Bill McMillan

Redmond, Oregon

As an engineer, I can relate to Erik Buell's frustrations when engineering decisions are set aside by accountants. I do understand the need to make a profit, however, some "management" decisions seem senseless. I learned during the course of ownership that most dealers stocked no parts and did little to move the bikes. In the price range, they would rather sell a Sportster and hand you a 600-page accessory catalog hoping you would spend a couple grand on chrome. I wish Erik and all those formerly employed at Buell the very best. I hope we have not seen the last of Mr. Buell.

Byron Johnson Natchitoches, Louisiana

Finally, a fully dressed American sport-bike. A race-winning sportbike. An aggressive design-and-manufacturing team. Too bad corporate America walked away for short-term profit versus long term-investment. The Baby Boomer era may enjoy the retro look of Harleys but what about the new-bike generation? How do you compete in a world market when your bikes pass on product development? Has H-D lost engine design as a core competency? Sportbikes, sport-touring bikes, light-duty touring and supennotard are world-market bikes. Buell could have broken into any of these markets. As a manufacturing engineer, I hate to see projects shut down as the engineers are just starting to have fun. Good luck on your next venture, Erik. I already miss Buell.

Jim Hansen Andover, Minnesota happened to this country's passion to make things better than anyone else?

Jim Donofrio, Jr.

Las Vegas, Nevada

Erik and much of his team, fund them, and let them do it right this time.

L. Wall

Denver, Colorado

H-D deserves to be lumped in with the Big Three, Wall Street, insurance companies and the post office—another bloated vehicle for the people at the top to make huge profits while creating nothing. Until the management of H-D understands that they are stewards of a marque that has a long and great history, things will not change. What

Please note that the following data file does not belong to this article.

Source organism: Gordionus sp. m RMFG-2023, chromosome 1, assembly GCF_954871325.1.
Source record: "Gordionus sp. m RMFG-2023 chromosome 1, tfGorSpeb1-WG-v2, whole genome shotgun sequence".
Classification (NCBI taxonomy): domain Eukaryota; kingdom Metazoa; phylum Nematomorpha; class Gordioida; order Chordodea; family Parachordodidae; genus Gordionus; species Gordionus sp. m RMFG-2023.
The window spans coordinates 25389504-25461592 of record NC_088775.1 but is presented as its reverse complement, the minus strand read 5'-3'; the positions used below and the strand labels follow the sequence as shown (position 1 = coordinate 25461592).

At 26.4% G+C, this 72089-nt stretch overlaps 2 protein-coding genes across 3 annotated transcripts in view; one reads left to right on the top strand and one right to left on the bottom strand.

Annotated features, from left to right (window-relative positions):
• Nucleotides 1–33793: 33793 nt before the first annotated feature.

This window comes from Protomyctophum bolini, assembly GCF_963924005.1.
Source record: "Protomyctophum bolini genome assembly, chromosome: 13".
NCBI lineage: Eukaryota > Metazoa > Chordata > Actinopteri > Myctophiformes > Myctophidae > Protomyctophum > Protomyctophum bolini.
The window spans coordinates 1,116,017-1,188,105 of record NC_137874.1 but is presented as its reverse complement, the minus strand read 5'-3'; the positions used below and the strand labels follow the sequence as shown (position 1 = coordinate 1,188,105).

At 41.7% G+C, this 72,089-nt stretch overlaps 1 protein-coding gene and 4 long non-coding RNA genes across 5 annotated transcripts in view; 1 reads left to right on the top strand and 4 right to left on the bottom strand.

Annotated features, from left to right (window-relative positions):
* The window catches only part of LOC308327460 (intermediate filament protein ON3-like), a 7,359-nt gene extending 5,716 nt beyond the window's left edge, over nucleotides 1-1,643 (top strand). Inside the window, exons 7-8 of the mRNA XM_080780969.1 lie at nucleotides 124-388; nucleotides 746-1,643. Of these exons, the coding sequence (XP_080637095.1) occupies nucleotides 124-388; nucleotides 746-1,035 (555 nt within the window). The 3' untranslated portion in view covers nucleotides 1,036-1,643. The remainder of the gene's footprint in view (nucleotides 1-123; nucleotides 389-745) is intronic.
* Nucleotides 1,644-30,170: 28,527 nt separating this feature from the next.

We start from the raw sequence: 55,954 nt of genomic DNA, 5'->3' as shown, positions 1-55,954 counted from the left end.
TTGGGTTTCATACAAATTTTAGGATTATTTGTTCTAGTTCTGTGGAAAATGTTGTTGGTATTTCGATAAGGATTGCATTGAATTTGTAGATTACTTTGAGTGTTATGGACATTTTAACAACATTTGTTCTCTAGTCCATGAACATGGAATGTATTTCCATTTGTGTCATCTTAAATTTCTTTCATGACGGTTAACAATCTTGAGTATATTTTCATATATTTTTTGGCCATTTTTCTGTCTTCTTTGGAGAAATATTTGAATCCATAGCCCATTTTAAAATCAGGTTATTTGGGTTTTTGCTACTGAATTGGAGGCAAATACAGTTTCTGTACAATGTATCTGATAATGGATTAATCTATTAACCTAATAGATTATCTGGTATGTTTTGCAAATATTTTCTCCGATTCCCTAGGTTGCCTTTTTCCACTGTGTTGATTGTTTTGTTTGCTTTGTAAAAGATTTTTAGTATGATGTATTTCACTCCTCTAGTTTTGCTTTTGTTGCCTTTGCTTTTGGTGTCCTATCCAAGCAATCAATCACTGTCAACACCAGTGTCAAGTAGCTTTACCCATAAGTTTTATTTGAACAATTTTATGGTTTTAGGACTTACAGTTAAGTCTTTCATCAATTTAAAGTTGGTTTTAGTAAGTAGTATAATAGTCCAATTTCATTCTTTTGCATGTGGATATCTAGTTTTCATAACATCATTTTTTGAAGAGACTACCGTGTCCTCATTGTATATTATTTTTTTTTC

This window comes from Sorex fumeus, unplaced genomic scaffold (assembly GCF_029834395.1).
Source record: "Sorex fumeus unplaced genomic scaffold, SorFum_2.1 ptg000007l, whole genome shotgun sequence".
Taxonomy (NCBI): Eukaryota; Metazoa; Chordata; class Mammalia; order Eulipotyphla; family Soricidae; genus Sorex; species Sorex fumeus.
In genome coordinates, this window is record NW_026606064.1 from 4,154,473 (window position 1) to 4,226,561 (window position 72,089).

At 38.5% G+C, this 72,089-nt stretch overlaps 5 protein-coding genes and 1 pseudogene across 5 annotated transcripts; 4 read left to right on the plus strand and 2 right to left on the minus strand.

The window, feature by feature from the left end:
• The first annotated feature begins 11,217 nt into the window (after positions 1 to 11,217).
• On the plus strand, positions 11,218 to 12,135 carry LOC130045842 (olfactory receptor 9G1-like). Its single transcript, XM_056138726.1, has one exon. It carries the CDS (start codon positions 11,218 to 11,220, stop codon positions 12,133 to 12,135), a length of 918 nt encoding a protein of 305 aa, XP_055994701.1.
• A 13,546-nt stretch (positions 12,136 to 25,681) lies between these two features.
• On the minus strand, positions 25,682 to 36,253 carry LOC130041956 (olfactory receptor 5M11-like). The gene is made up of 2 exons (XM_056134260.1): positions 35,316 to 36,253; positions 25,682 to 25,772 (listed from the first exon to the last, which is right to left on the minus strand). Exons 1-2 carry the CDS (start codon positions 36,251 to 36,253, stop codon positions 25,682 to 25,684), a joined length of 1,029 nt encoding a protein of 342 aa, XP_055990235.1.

The post office makes money?!

Damn few bikes combine sportbike handling with all-day comfort, fewer still look good doing it. Your excellent Death of Buell piece revealed how much more we've lost. Short-stroke 984s and I340cc XBs, the turbo Diablo (below)! Liquid-cooled BuelI/Porsche sportbike and streetfighter! So many great bikes that never were... It will be a tragedy if someone isn't smart enough to hire

Grumpy of' men?

In his column in the May issue, Kevin Cameron states, "What if tomorrow's buyer is minimally concerned with what the motorcycle is and much more interested in how it looks and how it makes the operator feel about him/herself?"

What if, indeed. The transition has already begun where I ride. It started happening more than a decade ago and is in full swing. How else do you explain cruisers outselling everything else and the resounding success of some manufacturers selling a lifestyle instead of motorcycles? I think the main reason the cruiser guys don't want to wear helmets is simply because they don't want to invest all that time and money into looking "cool" and not be seen doing it.

Bob Wortman

New Milford, Connecticut